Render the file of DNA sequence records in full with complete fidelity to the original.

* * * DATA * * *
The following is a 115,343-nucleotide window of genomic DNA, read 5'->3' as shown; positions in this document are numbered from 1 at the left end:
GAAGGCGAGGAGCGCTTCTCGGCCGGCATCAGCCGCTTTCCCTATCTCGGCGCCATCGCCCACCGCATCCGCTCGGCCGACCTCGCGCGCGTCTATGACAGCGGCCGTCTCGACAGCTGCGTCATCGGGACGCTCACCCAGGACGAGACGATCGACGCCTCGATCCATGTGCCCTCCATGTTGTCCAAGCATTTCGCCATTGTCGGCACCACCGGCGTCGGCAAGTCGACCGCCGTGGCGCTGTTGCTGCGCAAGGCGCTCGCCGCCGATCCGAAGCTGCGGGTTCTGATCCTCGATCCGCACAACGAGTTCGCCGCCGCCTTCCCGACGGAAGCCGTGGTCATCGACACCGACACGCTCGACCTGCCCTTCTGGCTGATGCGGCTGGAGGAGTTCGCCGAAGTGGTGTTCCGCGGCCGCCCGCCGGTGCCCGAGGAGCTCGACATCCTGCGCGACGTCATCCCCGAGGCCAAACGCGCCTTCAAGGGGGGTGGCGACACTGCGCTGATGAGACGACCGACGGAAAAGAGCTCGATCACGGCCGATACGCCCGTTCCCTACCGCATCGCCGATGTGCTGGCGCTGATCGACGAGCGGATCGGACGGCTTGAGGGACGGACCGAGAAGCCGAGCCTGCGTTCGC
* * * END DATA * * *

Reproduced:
The following is a 115,343-nucleotide window of genomic DNA, read 5'->3' as shown; positions in this document are numbered from 1 at the left end:
GAAGGCGAGGAGCGCTTCTCGGCCGGCATCAGCCGCTTTCCCTATCTCGGCGCCATCGCCCACCGCATCCGCTCGGCCGACCTCGCGCGCGTCTATGACAGCGGCCGTCTCGACAGCTGCGTCATCGGGACGCTCACCCAGGACGAGACGATCGACGCCTCGATCCATGTGCCCTCCATGTTGTCCAAGCATTTCGCCATTGTCGGCACCACCGGCGTCGGCAAGTCGACCGCCGTGGCGCTGTTGCTGCGCAAGGCGCTCGCCGCCGATCCGAAGCTGCGGGTTCTGATCCTCGATCCGCACAACGAGTTCGCCGCCGCCTTCCCGACGGAAGCCGTGGTCATCGACACCGACACGCTCGACCTGCCCTTCTGGCTGATGCGGCTGGAGGAGTTCGCCGAAGTGGTGTTCCGCGGCCGCCCGCCGGTGCCCGAGGAGCTCGACATCCTGCGCGACGTCATCCCCGAGGCCAAACGCGCCTTCAAGGGGGGTGGCGACACTGCGCTGATGAGACGACCGACGGAAAAGAGCTCGATCACGGCCGATACGCCCGTTCCCTACCGCATCGCCGATGTGCTGGCGCTGATCGACGAGCGGATCGGACGGCTTGAGGGACGGACCGAGAAGCCGAGCCTGCGTTCGC